Vapeclub Addresses Disposables Issues – 2

Posted 15th March 2023 by Dave Cross
Vapeclub, one of the UK’s leading online vape retailers, has taken steps to address the current focus on disposable ecigs and related issues. Planet of the Vapes is covering Vapeclub’s important contribution to the debate in a series of three articles this week. This second piece sees Vapeclub suggesting how the government can address waste and teen use issues.

It is actually possible to tackle a huge proportion of the waste issue and significantly reduce youth access with one simple change to the regulations,” Vapeclub says. “Currently, UK regulations limit the eliquid capacity of a disposable vape to 2ml maximum. If this limitation was raised to 10ml it would have a massive impact.”

All disposable electronic cigarettes contain a lithium-ion battery which, by virtue of the product, is only used once and presents a major problem in terms of the waste management.

However,” Vapeclub goes on to point out, “if the eliquid capacity is raised to 10ml then a charging port can be added to the device and the same battery can be re-used 5-6 times before the eliquid runs out. This will reduce battery waste by 80% straight away (one battery in one device instead of five batteries in five devices).”

Vapeclub believes such a move would significantly reduce other associated waste (plastic, aluminium, etc) as well. The company argues that the materials needed to construct the new 10ml type device would be far below the sum of five smaller devices.

This buys us time,” Vapeclub says. “Both the vape industry and the waste and recycling industry are already innovating new methods to make the recycling of disposable vape products much easier.”


The recycling industry has already commented that even if all disposables were placed into the recycling process, the build of the products makes them very difficult to manage.

Vapeclub addresses this design issue: “Some ideas involve making the device very easy and safe to disassemble, which allows for effective recycling. Others are looking into alternative battery technology which does not involve lithium. They just need time to come to fruition.”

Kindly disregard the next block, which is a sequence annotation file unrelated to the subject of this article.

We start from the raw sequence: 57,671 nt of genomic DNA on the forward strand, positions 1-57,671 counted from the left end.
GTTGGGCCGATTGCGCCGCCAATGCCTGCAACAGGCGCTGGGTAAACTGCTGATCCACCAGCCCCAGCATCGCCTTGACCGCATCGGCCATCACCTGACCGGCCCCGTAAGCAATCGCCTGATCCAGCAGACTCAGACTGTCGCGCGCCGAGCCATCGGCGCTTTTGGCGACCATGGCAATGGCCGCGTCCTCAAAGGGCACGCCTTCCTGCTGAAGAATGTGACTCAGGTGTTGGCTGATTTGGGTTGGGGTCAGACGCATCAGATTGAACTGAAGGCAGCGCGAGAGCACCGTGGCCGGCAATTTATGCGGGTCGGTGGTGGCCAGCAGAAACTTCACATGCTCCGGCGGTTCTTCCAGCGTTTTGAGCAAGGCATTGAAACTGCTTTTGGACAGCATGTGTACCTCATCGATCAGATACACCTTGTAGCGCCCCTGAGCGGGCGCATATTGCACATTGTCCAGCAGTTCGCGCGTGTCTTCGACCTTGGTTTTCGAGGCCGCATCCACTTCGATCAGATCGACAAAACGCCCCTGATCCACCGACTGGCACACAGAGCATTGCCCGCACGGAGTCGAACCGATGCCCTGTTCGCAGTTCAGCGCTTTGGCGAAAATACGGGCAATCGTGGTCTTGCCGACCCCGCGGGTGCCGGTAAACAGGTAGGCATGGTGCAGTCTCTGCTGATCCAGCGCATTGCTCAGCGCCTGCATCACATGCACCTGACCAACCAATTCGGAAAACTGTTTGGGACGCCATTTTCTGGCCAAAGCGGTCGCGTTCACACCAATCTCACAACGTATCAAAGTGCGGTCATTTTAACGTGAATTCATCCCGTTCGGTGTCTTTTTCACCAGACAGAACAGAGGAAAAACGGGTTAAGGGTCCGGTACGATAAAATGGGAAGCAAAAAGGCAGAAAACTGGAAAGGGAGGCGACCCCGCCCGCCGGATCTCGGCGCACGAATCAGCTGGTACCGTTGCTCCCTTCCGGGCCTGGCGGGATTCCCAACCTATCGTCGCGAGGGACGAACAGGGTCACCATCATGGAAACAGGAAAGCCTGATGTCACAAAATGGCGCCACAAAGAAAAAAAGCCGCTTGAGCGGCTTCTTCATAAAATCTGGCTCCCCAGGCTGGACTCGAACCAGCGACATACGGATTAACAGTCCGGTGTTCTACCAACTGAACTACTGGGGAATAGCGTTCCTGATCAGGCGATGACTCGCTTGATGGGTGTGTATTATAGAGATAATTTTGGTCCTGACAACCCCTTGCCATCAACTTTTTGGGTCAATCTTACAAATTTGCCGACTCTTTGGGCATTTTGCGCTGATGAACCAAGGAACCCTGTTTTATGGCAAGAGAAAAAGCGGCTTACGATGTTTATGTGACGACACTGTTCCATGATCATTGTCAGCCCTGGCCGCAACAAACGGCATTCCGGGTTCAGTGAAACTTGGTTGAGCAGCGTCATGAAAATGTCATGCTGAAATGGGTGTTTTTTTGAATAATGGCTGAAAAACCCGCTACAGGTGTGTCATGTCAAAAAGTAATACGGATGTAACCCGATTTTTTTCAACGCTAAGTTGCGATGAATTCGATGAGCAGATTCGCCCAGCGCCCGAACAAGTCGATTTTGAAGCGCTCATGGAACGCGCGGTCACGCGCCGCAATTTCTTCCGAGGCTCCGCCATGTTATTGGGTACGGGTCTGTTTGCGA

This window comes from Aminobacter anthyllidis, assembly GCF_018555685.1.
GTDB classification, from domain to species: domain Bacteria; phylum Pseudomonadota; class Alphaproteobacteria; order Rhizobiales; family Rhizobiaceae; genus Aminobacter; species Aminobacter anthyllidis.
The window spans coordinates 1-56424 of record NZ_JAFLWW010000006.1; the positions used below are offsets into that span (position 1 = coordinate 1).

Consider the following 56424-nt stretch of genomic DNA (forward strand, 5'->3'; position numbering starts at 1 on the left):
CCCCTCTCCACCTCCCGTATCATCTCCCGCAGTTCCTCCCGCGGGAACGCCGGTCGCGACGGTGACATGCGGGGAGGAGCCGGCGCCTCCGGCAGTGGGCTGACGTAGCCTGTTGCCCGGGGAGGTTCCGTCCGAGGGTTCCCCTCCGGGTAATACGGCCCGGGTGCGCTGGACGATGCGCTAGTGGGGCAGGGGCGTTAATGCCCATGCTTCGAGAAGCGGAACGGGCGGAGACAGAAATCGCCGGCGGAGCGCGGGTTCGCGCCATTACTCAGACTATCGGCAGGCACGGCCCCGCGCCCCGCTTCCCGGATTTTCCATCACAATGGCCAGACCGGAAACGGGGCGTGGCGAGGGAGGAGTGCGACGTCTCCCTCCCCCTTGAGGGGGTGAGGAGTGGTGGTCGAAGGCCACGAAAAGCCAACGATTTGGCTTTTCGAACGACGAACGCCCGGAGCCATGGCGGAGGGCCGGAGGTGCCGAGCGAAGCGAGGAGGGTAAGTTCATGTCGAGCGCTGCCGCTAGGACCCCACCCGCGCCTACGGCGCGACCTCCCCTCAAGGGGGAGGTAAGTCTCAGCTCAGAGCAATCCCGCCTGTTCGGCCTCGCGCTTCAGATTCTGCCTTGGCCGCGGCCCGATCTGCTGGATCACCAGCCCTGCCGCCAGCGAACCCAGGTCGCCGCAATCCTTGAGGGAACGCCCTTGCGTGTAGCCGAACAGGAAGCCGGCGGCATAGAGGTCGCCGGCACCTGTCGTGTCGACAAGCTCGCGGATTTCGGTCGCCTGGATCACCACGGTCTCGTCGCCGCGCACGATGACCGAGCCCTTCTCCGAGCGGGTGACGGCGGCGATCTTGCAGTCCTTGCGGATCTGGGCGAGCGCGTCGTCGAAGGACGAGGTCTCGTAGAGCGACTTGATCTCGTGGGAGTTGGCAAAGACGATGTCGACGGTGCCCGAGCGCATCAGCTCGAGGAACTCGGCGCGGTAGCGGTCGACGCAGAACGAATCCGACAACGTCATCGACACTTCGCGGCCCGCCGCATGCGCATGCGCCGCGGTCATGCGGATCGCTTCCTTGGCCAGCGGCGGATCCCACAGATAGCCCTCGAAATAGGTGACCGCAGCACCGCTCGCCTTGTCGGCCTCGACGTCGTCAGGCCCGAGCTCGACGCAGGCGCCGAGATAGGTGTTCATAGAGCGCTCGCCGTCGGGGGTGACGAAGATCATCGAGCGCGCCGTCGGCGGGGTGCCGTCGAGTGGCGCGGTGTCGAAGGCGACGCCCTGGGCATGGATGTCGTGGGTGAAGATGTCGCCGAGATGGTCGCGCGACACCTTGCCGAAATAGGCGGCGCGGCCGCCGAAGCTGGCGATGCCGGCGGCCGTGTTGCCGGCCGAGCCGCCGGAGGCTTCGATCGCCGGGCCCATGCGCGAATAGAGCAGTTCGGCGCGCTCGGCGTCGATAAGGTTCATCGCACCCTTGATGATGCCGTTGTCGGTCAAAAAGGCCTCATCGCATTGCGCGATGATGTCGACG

Vapeclub makes three further suggestions for consideration:

  1. Internal battery capacity must not exceed 500mAh and the device must have a charging port – to ensure that manufacturers don’t just put a bigger battery in the products.
  2. Introduce a minimum eliquid capacity to ensure that all 2ml products are phased out of the market and we effectively outprice under 18’s and significantly reduce waste. For example, eliquid capacity must be within the range of 8-10ml.
  3. The battery must be easily removable for recycling purposes and have measures to ensure safe handling during the recycling process (for example no wires left attached to the battery).

Then the company moves on to the thorny subject of teen access: “In the same way that removing 10-packs of cigarettes had a huge impact on the reduction of youth access to cigarettes, increasing the eliquid capacity of disposable vapes will have the same effect.

“Currently, a disposable vape costs between £4-6, which unfortunately makes them financially attainable to those under 18 years old. When we increase the eliquid capacity to 10ml the cost of the products will rise significantly, bringing them into parity with 20 cigarettes at around £12-15. We can price them out.


“This is by no means the only action needed to tackle youth access, but it will be a hugely positive step in the right direction. We urgently need a compulsory national test purchasing scheme to catch rogue traders selling to children and impose very heavy fines as a real deterrent, but we will cover this in a separate piece.”


 Dave Cross
Article by Dave Cross
Freelance writer, salad destroyer and live culture convert.
Vape Green